find y' y=x^[cos(x)]
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Originally Posted by Asuhuman18 find y' y=x^[cos(x)] Use the same approach as explained here: http://www.mathhelpforum.com/math-he...rivatives.html If you need more help, please show your work and say where you get stuck.
Originally Posted by Asuhuman18 find y' y=x^[cos(x)] logarithmic differentiation ... take the log of both sides $\displaystyle \ln{y} = \cos{x} \cdot \ln{x}$ now take the derivative and solve for y'
Originally Posted by mr fantastic Use the same approach as explained here: http://www.mathhelpforum.com/math-he...rivatives.html If you need more help, please show your work and say where you get stuck. so it would be 10e^[ln(x)*cos(x)] 10e^[ln(x)*cos(x)]* -sin/x
Originally Posted by Asuhuman18 so it would be 10e^[ln(x)*cos(x)] 10e^[ln(x)*cos(x)]* -sin/x $\displaystyle u = \cos (x) \cdot \ln (x)$ and you have to use the product rule to differentiate this (the derivative you got for it is wrong). And note that in your final answer you should re-write 10e^[ln(x)*cos(x)] in its original form of x^cos(x).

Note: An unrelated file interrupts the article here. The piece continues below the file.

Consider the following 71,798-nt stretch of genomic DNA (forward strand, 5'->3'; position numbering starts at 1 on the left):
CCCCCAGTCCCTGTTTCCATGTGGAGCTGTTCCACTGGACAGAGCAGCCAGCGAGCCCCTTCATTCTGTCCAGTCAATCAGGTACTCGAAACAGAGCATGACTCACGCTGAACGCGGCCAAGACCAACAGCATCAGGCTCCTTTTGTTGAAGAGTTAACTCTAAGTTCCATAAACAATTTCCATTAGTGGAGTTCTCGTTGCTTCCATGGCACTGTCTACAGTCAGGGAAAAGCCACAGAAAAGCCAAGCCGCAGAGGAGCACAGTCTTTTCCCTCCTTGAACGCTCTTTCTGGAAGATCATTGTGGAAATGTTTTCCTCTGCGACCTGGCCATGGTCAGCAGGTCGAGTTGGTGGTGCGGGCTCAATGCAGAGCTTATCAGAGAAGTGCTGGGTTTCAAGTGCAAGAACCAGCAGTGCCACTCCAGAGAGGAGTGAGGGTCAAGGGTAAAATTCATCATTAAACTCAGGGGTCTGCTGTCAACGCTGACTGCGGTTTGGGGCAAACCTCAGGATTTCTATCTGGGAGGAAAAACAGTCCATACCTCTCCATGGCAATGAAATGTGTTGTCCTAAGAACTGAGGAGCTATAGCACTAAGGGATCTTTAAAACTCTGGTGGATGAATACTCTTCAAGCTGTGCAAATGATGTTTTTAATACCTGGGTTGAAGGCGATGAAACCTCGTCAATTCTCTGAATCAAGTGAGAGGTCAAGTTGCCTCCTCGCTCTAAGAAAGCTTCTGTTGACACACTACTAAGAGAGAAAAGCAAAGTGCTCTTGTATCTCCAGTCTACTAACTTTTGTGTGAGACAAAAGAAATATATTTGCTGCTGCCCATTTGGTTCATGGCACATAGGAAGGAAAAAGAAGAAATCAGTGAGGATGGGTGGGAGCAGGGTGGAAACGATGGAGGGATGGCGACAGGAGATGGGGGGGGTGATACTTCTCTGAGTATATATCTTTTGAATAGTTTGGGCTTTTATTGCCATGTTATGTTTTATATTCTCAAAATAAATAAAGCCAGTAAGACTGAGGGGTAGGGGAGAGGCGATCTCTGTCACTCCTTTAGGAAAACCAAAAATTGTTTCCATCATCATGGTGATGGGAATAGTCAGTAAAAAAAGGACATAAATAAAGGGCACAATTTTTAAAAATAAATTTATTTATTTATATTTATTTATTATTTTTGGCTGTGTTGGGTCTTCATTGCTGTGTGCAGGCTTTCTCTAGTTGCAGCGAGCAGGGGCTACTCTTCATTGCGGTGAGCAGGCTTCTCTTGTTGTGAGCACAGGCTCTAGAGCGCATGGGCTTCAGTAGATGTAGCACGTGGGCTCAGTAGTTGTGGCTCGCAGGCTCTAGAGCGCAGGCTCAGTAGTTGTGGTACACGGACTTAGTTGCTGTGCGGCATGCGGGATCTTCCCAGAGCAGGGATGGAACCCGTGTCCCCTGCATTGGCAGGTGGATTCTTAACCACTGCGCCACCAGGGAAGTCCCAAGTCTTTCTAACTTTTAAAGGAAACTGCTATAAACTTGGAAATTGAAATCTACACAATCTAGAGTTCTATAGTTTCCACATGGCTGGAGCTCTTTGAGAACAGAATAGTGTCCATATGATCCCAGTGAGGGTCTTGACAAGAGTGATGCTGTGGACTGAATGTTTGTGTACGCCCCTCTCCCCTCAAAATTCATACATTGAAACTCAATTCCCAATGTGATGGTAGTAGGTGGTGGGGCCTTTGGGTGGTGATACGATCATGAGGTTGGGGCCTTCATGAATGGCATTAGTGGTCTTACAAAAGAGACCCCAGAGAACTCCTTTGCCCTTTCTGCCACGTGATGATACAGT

Originally Posted by mr fantastic $\displaystyle u = \cos (x) \cdot \ln (x)$ and you have to use the product rule to differentiate this (the derivative you got for it is wrong). And note that in your final answer you should re-write 10e^[ln(x)*cos(x)] in its original form of x^cos(x). so is the final answer is x^[cos(x)]*-sin(x)*ln(x))+cos(x)*(1/x)?
Originally Posted by Asuhuman18 so is the final answer is x^[cos(x)]*(-sin(x)*ln(x))+cos(x)*(1/x))? You will need the red brackets.
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